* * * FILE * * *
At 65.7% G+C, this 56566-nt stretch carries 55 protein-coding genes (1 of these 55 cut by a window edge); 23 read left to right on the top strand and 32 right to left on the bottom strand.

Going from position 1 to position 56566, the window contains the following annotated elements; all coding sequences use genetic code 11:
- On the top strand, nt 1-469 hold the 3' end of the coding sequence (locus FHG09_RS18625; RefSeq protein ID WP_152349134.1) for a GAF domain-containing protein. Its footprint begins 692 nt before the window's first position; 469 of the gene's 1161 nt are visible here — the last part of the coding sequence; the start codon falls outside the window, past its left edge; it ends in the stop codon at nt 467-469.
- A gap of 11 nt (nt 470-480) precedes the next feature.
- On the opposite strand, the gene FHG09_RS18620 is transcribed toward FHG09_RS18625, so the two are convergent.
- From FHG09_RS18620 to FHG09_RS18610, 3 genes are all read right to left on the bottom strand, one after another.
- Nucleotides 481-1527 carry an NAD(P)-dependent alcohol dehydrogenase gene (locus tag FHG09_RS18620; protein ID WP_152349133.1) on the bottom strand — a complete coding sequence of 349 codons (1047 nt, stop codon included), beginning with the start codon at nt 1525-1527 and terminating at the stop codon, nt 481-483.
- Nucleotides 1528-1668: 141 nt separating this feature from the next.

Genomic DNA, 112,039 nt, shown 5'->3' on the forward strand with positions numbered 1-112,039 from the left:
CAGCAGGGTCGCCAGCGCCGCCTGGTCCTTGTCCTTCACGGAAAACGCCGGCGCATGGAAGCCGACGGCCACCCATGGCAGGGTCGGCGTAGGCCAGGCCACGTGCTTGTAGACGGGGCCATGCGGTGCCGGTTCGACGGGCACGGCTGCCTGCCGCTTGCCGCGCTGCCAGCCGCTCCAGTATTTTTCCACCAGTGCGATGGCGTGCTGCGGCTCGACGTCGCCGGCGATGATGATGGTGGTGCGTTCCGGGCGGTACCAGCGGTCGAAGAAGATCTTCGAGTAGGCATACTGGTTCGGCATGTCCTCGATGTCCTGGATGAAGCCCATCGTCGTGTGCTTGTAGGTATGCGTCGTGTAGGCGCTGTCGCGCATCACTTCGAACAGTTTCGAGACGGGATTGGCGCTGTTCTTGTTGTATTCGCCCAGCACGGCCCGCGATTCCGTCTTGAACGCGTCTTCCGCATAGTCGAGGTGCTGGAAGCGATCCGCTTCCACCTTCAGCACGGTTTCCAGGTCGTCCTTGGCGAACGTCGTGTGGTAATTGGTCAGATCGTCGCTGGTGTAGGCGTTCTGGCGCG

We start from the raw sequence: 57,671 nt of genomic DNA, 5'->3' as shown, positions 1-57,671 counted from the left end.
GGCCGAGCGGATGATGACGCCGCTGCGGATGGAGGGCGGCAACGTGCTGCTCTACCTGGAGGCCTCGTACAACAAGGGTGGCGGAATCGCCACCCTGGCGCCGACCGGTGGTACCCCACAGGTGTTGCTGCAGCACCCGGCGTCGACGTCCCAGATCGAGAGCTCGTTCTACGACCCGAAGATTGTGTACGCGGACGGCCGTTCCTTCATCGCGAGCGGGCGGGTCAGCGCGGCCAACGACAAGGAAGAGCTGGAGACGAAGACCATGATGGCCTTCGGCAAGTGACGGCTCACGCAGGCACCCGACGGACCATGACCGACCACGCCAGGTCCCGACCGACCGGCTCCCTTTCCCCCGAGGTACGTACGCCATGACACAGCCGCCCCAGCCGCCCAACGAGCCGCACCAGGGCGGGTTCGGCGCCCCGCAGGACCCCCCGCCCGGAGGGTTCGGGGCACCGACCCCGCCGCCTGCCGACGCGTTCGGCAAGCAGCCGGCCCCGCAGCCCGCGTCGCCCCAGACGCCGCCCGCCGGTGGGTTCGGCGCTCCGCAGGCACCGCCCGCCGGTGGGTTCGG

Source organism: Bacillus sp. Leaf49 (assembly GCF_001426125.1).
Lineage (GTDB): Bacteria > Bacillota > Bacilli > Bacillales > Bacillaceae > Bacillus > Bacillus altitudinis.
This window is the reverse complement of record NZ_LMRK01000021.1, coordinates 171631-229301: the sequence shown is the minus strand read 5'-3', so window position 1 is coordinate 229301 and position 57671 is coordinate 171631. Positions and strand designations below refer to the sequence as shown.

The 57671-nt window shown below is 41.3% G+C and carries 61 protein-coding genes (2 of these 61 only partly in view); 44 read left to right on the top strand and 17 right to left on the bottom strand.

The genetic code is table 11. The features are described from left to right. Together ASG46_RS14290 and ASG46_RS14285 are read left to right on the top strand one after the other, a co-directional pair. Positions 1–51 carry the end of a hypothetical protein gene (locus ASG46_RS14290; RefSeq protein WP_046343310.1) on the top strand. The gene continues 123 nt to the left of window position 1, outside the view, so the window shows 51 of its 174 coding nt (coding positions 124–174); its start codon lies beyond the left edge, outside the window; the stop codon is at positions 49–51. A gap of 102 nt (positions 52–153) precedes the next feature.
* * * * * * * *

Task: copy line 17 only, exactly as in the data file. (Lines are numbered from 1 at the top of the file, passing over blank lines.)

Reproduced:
The genetic code is table 11. The features are described from left to right. Together ASG46_RS14290 and ASG46_RS14285 are read left to right on the top strand one after the other, a co-directional pair. Positions 1–51 carry the end of a hypothetical protein gene (locus ASG46_RS14290; RefSeq protein WP_046343310.1) on the top strand. The gene continues 123 nt to the left of window position 1, outside the view, so the window shows 51 of its 174 coding nt (coding positions 124–174); its start codon lies beyond the left edge, outside the window; the stop codon is at positions 49–51. A gap of 102 nt (positions 52–153) precedes the next feature.